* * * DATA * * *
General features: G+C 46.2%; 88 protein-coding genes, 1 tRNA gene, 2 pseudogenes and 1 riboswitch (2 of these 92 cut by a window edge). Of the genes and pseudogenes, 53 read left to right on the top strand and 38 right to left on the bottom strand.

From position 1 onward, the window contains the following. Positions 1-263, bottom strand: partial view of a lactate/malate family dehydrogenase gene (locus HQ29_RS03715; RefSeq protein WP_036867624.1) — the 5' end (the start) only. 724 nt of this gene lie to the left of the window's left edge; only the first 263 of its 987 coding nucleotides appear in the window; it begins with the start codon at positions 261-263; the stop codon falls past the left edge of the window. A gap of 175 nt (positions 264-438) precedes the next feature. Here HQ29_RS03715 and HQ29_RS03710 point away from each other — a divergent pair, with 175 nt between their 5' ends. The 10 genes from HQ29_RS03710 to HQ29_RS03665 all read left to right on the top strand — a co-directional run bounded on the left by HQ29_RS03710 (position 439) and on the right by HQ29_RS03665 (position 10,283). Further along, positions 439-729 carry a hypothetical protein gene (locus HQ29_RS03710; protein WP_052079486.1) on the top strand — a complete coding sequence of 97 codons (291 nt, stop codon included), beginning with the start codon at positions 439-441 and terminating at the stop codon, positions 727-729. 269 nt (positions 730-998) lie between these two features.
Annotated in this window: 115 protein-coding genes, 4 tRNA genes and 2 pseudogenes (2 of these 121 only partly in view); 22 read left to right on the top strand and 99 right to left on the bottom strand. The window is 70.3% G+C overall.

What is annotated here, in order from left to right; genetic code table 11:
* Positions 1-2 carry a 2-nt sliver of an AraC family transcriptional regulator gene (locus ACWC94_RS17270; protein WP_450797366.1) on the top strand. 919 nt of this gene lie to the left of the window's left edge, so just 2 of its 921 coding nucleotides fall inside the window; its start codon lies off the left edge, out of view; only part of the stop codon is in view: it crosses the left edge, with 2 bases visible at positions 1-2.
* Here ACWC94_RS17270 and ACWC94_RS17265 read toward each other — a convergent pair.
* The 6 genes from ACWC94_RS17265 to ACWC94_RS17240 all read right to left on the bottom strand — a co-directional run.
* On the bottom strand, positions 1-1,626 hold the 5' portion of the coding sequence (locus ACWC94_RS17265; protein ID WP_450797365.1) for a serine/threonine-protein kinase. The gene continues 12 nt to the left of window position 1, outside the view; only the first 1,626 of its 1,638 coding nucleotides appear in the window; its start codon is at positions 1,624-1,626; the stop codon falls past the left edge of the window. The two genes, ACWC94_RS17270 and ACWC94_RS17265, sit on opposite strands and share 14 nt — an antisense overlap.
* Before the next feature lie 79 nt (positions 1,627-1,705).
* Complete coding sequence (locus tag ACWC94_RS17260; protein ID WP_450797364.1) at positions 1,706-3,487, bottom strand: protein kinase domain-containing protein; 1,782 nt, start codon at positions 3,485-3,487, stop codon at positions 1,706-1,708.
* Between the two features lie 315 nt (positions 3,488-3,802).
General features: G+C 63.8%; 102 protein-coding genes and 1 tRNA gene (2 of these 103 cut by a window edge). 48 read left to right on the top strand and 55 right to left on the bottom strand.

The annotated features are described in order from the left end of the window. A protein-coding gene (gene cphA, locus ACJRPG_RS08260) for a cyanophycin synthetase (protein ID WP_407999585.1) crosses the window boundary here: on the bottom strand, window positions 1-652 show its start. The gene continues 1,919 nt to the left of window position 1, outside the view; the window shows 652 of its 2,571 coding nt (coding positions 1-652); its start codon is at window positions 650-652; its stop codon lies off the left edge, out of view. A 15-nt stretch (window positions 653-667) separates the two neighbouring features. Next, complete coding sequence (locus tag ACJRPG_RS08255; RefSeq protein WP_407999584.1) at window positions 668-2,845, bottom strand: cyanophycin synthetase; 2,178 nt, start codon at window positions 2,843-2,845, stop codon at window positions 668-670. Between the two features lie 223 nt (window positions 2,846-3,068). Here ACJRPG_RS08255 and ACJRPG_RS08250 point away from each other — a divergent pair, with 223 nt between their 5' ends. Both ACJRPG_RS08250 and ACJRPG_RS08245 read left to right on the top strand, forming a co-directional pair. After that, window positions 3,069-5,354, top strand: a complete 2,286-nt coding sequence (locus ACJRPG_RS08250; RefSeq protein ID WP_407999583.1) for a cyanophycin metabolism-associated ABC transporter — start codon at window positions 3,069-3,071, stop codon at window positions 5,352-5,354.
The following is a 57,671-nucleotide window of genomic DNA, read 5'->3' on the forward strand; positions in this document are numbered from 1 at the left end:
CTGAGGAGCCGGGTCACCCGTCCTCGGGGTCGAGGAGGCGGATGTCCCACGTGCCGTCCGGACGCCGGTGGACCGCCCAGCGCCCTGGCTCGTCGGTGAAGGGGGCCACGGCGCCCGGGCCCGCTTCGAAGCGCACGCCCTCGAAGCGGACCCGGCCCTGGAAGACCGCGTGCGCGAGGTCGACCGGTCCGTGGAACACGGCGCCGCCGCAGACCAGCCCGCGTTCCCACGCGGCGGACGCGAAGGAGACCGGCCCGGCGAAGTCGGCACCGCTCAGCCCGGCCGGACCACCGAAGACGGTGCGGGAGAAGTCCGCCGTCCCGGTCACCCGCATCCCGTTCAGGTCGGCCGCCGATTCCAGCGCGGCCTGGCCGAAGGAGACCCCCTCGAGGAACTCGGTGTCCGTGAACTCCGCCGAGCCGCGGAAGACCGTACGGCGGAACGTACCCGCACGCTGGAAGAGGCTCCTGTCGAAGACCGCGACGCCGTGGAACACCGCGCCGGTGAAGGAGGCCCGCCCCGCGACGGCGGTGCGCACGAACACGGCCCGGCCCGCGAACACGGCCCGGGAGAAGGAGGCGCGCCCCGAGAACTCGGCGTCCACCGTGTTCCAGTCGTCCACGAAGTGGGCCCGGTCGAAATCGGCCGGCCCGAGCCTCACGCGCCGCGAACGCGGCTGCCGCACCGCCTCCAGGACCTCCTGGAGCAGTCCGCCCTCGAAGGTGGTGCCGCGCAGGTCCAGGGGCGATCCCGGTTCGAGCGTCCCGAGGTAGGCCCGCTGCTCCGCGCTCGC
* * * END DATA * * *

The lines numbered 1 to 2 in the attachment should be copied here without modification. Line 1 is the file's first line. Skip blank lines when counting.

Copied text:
General features: G+C 46.2%; 88 protein-coding genes, 1 tRNA gene, 2 pseudogenes and 1 riboswitch (2 of these 92 cut by a window edge). Of the genes and pseudogenes, 53 read left to right on the top strand and 38 right to left on the bottom strand.

From position 1 onward, the window contains the following. Positions 1-263, bottom strand: partial view of a lactate/malate family dehydrogenase gene (locus HQ29_RS03715; RefSeq protein WP_036867624.1) — the 5' end (the start) only. 724 nt of this gene lie to the left of the window's left edge; only the first 263 of its 987 coding nucleotides appear in the window; it begins with the start codon at positions 261-263; the stop codon falls past the left edge of the window. A gap of 175 nt (positions 264-438) precedes the next feature. Here HQ29_RS03715 and HQ29_RS03710 point away from each other — a divergent pair, with 175 nt between their 5' ends. The 10 genes from HQ29_RS03710 to HQ29_RS03665 all read left to right on the top strand — a co-directional run bounded on the left by HQ29_RS03710 (position 439) and on the right by HQ29_RS03665 (position 10,283). Further along, positions 439-729 carry a hypothetical protein gene (locus HQ29_RS03710; protein WP_052079486.1) on the top strand — a complete coding sequence of 97 codons (291 nt, stop codon included), beginning with the start codon at positions 439-441 and terminating at the stop codon, positions 727-729. 269 nt (positions 730-998) lie between these two features.